“Are you happy?”
My gut reaction to this question is usually, “I dunno. I guess so.”
Before you assume that I don’t know if I’m happy because, duh, I’m an aspie, let me explain.
Happy is one of the blandest words in the English language. Think about it. Are you happy? Did you reflexively say yes? Did you have to stop and consider your answer?
Okay, how about this: Are you elated?
I bet you didn’t have to think very hard about that. The word elated is as precise and loaded with meaning as happy is vague and amorphous.
Putting emotions into words is tough for aspies. Maybe a big part of the problem isn’t our Aspergarian nature so much as the words we settle for. Happiness encompases a whole constellation of positive feelings from contentment to ecstasy, but when I think about “happy” all I have is a blurry splotch of a feeling.
Elated, on the other hand, has a very specific shape for me–elated is riding my bike down a hill at top speed, the wind whipping my shirt, the road a blur beneath me, and I can feel a shout building in my chest that makes me want to throw my head back and close my eyes and let out a crazy loud laughing shouting whoop of joy.
Constellation of Happiness
Thinking about all of the different words that make up my constellation of happiness led me to map them out on paper:
Contentment is where I spend the most time. If I had to pick a default state, this would be it. Contentment is curling up on the couch with a good book, holding hands with my husband on our evening walk, watching a hawk circle overhead, the feeling of flannel sheets, seeing the sun rise on a fall morning, digging my toes into the sand at the beach, pulling on my favorite t-shirt.
One level up from contentment is peace. This is the place I most like to be. When I’m in a peaceful place, I feel a deep sense of quiet in my mind and body. Everything about the world feels right–in sync, wide open, infinite. That peacefulness almost always fills me when I’m outdoors–hiking, running, swimming, walking the dog–away from people, soaking up sunshine, covering distance, moving.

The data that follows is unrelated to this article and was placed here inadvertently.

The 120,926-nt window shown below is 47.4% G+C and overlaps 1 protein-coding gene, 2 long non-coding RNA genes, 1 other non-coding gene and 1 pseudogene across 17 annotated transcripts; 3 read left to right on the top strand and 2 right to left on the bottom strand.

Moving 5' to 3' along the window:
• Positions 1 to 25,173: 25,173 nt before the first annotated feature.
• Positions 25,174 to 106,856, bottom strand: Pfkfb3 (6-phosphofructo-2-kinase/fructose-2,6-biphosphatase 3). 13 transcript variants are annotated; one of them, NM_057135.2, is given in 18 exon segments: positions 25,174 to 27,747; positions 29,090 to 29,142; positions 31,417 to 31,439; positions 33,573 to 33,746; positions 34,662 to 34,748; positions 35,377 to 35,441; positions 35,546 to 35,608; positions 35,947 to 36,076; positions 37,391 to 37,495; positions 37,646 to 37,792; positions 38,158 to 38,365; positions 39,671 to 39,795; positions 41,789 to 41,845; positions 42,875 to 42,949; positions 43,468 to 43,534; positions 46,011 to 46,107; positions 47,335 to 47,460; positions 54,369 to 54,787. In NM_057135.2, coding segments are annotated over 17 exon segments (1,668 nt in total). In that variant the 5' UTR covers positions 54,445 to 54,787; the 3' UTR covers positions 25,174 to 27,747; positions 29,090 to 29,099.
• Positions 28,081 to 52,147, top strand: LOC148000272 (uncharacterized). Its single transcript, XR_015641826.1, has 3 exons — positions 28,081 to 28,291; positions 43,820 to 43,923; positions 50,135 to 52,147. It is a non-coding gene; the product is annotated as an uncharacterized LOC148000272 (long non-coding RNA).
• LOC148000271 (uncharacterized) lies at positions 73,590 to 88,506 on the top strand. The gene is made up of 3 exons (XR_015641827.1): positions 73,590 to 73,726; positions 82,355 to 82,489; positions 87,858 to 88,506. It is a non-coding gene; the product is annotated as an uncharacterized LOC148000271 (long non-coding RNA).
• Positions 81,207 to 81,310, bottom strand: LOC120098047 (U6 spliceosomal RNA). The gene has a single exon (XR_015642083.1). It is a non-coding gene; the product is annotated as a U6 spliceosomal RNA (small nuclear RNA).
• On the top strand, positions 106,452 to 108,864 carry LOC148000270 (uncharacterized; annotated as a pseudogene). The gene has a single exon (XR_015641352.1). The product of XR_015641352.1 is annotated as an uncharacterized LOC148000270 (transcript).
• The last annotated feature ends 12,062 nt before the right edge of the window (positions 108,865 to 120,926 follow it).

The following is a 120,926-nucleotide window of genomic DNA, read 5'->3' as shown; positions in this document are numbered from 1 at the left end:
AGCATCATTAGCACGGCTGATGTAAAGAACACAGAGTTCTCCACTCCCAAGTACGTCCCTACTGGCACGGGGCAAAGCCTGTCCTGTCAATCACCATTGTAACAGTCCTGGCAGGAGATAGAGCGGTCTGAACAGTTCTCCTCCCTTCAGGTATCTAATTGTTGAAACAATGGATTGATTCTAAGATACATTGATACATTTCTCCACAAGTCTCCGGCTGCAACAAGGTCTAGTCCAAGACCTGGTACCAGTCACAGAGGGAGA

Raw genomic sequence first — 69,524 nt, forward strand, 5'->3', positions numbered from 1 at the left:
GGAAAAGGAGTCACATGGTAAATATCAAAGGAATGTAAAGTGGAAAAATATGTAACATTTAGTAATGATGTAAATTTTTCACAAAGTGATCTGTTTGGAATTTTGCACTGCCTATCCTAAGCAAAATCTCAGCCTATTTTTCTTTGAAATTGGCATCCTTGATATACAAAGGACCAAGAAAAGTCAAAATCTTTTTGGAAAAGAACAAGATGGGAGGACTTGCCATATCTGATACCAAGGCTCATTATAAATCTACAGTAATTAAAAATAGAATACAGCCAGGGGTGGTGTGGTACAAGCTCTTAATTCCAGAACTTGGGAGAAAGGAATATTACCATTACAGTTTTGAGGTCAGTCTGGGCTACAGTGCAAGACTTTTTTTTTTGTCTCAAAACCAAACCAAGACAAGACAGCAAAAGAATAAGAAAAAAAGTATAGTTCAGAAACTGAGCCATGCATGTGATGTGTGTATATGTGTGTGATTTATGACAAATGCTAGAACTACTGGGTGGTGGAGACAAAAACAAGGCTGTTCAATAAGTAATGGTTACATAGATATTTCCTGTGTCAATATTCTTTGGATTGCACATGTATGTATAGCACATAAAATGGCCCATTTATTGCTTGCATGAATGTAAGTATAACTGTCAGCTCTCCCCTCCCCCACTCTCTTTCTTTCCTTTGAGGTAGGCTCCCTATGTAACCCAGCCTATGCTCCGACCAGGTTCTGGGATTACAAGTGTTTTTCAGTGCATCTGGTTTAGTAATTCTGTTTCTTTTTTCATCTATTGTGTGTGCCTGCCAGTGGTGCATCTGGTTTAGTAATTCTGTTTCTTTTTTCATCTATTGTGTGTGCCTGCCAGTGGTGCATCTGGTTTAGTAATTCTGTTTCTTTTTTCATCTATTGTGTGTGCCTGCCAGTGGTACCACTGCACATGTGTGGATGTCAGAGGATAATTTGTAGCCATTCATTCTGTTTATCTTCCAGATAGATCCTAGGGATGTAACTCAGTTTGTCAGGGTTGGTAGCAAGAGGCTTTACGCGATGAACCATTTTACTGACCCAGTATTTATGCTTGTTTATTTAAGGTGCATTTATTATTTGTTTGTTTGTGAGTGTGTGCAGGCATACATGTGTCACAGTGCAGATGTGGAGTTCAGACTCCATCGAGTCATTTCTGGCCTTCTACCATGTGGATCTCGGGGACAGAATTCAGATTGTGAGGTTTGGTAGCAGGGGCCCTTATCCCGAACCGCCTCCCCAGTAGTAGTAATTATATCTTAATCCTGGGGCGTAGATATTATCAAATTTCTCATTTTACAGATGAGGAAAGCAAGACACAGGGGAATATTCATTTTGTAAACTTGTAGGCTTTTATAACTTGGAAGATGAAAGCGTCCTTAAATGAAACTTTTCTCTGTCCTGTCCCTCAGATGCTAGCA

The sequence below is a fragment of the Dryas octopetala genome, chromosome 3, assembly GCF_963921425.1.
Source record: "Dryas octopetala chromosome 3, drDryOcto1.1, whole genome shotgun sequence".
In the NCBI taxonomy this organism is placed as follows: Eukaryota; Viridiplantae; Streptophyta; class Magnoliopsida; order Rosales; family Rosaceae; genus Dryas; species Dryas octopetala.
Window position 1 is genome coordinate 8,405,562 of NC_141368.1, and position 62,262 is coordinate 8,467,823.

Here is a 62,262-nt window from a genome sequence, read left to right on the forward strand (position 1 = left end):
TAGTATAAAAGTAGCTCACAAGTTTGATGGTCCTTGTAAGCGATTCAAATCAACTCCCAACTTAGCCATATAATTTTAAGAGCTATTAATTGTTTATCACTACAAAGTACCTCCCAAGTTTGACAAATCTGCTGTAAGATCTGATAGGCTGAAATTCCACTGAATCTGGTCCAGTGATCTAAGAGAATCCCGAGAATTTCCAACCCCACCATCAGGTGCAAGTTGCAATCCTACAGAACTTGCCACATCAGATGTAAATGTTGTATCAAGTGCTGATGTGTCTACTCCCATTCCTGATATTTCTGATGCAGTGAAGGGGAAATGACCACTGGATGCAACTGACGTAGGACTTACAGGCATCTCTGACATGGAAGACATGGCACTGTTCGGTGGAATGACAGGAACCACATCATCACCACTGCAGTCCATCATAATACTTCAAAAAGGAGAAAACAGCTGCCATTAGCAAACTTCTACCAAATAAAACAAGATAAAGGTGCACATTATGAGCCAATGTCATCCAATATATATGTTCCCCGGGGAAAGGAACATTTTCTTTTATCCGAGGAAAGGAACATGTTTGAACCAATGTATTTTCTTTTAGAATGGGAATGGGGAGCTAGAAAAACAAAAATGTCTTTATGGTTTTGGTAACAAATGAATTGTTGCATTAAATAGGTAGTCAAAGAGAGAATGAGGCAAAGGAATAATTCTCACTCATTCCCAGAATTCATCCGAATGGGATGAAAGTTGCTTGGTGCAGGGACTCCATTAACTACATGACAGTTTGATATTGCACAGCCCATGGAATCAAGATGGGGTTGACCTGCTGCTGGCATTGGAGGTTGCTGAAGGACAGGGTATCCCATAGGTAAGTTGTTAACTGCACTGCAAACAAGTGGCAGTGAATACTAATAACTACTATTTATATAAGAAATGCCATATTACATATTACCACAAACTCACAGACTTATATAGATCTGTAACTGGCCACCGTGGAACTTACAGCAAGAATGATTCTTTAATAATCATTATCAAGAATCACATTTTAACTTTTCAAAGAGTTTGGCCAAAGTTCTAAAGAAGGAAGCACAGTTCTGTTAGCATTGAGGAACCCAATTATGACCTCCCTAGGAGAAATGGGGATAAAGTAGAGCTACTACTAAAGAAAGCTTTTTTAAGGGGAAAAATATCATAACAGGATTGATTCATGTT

Beyond that feeling of peace is mushin (empty mind). This is the place where conscious thought doesn’t exist and everything simply is. You either get this or you don’t and no amount of explaining will change that. I hope you get it. To realize that you’ve been in a place of no thought is a stunning, rare, ephemeral kind of happiness.
Cheerfulness. I barely finished writing the word before I crossed it out. Not because I lack the ability to be bright and cheerful but because I so often seem to be cheerful at the wrong time, which sometimes provokes negative reactions, especially from strangers. People get a little freaked out when you’re overly happy for no apparent reason.
Going completely against the stereotype of the humorless aspie, I’ve put amusement in my constellation because I love humor. Yes, I sometimes miss a joke and my sense of humor can be odd, but I love sitcoms, stand-up, cartoons, sarcasm, puns, wordplay, and satire. I laugh often and loudly. In fact, now that I think about it, I like how laughing feels. There’s a ticklish sort of release to laughter that you can’t get any other way.
There road to bliss runs through desserts made of chocolate, good sex or a long run on a beautiful day. Bliss defies capture. It’s boneless, languid, unbound.